The Church as Table and Home
A friend asked on Facebook "what church meant to you?" I responded with an image of the table, varying dishes, skin color, age demographic, able bodied to disabled. He responded, "Of course you would go the hospitality route."
I chewed on this for a bit wondering if I'm that predictable? Maybe I am, and then I thought two things. One, at least I'm consistent, and two, "well, isn't real, God-giving, breathing hospitality what the church is to embody?"
Isaiah speaks of a time when God will prepare a feast for all peoples. It will have the choicest meat, rich food for everyone. He will destroy the shroud that enfolds people, and he swallow up death forever.
Time and time again, we see this image of the table that God is preparing.
He is preparing a home for us. A home where the need for children to hide in their closet to flee wrath isn't necessary. A table where people will not be judged by their bank accounts or the darkness of their skin or slant of their eyes.
God's table is for the addict who feels the constant shame lurking over them because so much of their worth has been tied up in what they have done; rather, than who has breathed life on them. This ache lies in each human, whether we acknowledge Christ or not. There is an ache, a longing for something more. We are designed to want for better. We are designed to think the word goodbye foreign.
Because we were made deep within our heart's DNA to share life, where death has no sting. We live in a time where the words of Martha and Mary uttering, "if you had been here my brother would not have died," are our words; yet, we don't see the change.
We see how Jesus does not respond to Martha with condemnation or chastise her. Instead, he asks her if she believes in his resurrection?
He doesn't belittle Mary for asking either. Instead, he looks deeply into her eyes past to her heart and gets angry with death. His response is to cry.
The resurrection himself, Jesus, responds with deaths "finality" with anger & tears. As Isaiah said, death will be swallowed up. We too can respond like Jesus with tears and anger in the midst of loss.
We live in a sea of brokenness and hurt. How then do we respond?
I think first, we must respond with tears when the ache is present. Rather, than rushing to fix or mend. Just sit. Listen to the Spirit grieving the pain. Recognize the ache. Realize when grief sets in, our job is not to play Pollyanna. We can get angry with the hurting. I haven't always done this well. I've said insensitive things thinking it was helpful. Maybe you have as well. Truth is, we get to lean into grace and learn to do better next time.
Jesus doesn't just sit in the tears. He actually brings Lazarus back from the dead. Now, I have yet to see this ever happen. But, if we look at what he does, it isn't just to bring Lazarus back to stop the pain. He does this, in order to glorify God and point to the resurrection of life in him.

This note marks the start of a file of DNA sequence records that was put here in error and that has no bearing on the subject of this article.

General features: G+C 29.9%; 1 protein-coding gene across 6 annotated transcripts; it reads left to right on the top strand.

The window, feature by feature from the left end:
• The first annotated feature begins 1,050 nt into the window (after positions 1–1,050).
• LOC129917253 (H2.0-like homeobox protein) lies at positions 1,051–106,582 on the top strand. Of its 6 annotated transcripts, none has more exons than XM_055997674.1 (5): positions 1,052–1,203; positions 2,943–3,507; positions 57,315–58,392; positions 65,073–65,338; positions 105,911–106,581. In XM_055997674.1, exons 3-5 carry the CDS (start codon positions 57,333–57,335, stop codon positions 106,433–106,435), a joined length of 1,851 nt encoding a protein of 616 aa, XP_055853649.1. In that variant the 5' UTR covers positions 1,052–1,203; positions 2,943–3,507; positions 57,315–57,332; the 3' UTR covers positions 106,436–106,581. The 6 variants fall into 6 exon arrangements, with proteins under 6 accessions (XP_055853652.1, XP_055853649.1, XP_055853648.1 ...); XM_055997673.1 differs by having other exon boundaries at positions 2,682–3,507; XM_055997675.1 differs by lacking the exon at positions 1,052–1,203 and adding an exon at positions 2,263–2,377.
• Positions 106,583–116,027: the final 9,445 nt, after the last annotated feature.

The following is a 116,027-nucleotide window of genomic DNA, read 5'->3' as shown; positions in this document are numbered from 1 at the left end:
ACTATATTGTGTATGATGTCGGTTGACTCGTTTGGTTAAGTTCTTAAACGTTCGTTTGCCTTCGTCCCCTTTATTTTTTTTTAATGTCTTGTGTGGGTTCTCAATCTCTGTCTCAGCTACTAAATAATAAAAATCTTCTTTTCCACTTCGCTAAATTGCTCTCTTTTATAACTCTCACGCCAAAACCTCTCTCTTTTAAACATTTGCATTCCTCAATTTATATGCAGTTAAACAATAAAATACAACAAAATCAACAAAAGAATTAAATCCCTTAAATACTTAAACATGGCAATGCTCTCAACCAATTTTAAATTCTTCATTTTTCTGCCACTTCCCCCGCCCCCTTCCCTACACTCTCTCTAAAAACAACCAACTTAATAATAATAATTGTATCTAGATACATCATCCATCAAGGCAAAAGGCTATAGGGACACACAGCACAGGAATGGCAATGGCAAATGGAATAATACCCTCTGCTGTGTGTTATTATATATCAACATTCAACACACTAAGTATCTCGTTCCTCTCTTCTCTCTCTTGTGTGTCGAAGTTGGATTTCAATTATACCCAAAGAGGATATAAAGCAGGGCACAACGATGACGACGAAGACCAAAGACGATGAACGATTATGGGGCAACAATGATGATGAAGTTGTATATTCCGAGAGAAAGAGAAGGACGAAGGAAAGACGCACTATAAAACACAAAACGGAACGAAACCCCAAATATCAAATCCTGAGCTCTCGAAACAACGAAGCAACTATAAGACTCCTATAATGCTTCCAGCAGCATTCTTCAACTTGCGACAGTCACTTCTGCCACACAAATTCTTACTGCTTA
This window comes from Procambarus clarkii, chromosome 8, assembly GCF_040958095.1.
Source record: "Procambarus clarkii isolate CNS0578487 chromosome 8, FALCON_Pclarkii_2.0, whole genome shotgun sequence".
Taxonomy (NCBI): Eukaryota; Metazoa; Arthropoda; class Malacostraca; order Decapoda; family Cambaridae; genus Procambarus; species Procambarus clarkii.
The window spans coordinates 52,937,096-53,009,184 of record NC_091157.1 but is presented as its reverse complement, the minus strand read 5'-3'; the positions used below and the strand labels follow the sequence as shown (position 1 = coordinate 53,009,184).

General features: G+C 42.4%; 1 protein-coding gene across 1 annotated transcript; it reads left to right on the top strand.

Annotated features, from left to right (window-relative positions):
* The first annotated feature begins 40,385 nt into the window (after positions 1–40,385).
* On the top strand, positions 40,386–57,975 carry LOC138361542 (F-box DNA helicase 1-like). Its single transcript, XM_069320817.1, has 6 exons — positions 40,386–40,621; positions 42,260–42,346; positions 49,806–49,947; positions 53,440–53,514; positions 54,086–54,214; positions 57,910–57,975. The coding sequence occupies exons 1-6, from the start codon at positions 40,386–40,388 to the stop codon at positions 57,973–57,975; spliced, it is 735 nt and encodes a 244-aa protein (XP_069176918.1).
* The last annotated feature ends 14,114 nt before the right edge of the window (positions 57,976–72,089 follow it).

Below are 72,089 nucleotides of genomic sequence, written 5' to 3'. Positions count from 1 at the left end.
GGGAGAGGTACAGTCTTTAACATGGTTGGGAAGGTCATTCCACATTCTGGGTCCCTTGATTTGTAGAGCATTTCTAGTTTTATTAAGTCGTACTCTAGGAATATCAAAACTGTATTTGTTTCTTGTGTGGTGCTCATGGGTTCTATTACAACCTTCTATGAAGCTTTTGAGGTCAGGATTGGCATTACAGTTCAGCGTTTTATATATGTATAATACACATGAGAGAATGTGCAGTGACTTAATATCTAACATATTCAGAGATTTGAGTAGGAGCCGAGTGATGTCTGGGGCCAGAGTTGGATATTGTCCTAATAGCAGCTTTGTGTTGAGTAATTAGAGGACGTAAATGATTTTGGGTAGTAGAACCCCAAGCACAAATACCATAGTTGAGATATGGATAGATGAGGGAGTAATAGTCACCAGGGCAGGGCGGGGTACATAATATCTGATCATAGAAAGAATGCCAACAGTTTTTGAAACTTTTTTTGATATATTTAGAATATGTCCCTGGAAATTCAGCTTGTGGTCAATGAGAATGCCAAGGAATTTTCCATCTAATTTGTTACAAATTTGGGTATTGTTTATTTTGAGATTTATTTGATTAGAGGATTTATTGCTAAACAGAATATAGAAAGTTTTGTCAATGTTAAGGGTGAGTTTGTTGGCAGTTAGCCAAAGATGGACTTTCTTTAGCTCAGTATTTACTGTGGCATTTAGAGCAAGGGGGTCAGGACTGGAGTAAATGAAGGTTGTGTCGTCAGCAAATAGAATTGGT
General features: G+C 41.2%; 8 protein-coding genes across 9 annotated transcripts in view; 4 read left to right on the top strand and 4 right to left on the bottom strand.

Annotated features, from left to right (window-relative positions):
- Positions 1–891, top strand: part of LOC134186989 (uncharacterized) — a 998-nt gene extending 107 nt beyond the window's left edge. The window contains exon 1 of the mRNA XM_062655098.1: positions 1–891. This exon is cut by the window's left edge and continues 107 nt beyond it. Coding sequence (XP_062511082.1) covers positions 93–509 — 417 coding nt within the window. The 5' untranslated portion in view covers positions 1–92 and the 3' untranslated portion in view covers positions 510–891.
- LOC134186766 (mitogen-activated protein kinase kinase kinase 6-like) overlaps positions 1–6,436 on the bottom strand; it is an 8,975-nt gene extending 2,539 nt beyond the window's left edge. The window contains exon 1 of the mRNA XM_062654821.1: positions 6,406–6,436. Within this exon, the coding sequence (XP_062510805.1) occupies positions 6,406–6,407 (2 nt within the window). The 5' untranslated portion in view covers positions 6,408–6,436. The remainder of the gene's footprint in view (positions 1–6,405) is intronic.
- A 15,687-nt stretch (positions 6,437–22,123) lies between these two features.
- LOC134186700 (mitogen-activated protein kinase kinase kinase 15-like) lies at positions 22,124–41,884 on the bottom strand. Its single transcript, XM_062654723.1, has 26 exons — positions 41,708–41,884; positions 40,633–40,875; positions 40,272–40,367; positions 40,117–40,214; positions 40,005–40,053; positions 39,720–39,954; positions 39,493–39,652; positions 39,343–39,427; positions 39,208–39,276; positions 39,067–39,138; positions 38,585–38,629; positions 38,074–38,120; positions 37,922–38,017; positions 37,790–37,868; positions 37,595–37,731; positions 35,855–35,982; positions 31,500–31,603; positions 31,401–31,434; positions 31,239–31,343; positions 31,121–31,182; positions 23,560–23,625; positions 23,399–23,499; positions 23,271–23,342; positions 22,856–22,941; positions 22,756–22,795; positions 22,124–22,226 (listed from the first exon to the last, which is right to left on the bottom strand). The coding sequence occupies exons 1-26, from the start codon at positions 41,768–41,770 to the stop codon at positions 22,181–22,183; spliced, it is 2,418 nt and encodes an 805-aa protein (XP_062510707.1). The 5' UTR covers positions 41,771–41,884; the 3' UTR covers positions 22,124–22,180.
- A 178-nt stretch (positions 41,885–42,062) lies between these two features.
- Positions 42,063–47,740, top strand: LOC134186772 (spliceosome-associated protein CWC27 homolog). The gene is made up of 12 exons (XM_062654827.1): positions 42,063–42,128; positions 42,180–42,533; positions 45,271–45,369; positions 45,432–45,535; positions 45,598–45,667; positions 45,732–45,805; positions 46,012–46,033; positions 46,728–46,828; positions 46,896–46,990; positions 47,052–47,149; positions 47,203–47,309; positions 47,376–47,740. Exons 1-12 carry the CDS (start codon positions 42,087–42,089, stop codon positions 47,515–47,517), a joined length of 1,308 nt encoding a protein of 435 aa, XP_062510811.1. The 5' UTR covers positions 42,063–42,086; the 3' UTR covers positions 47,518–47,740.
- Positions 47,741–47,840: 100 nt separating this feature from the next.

After seeing my brother's life ended at 37 years, 7 months and 19 days, I know now how Jesus being served in a pretty little box wrapped with a pink bow is fallacy. What I've learned is pain is inevitable. Jesus said that we will grieve and mourn while the world rejoices; but, our grief will be turned to joy like the woman who goes through child birth. She labors in pain to find the joy and her pain is somehow diminished.
Jesus says that no one can take away that joy.
What does all of this have to do with the table, church and home?
If Jesus is preparing a home for us, a table for us where death will be no more, then I believe our jobs is to mimic that table, that home in our very real, earthly lives. We are conduits of this table, of this grace, of this new mercy translated from the resurrection.
Many feel incapable when they hear the word hospitality. Thanks in part to the entertaining in the vein of Pinterest pretty parties and the belief of hospitality as a strength one received on a spiritual assessment test.
When someone tries to equate hospitality as a strength, which some have and others do not, please realize this is not biblical hospitality. I do not have any greater ability to exhibit hospitality because I am an extroverted woman who enjoys cooking and having people into my home.
We share the hospitality of Christ because we believe the resurrection to be true. We believe in the power of the resurrection, which brings joy that cannot be taken away. We prepare the table like Jesus will for us. It's because, we recognize there is this broken song in creation and we are co-laborers with Christ to bring the hope found in the table. We see the longing in all people for home, and we offer up our broken homes to glorify God who glorified the Son.
Church, what are we to look like? How are we to be with those who are hurting and broken? How do we become more than a "good" social club? We recognize our broken hallelujahs, broken hospitality, our broken pitchers and chipped plates as the broken Christ welcoming in the world.
Jesus broke the bread, passed the wine, shared a meal before his crucifixion to point to the resurrection bringing redemption to earth. It makes sense then, why the table reflects the church yes?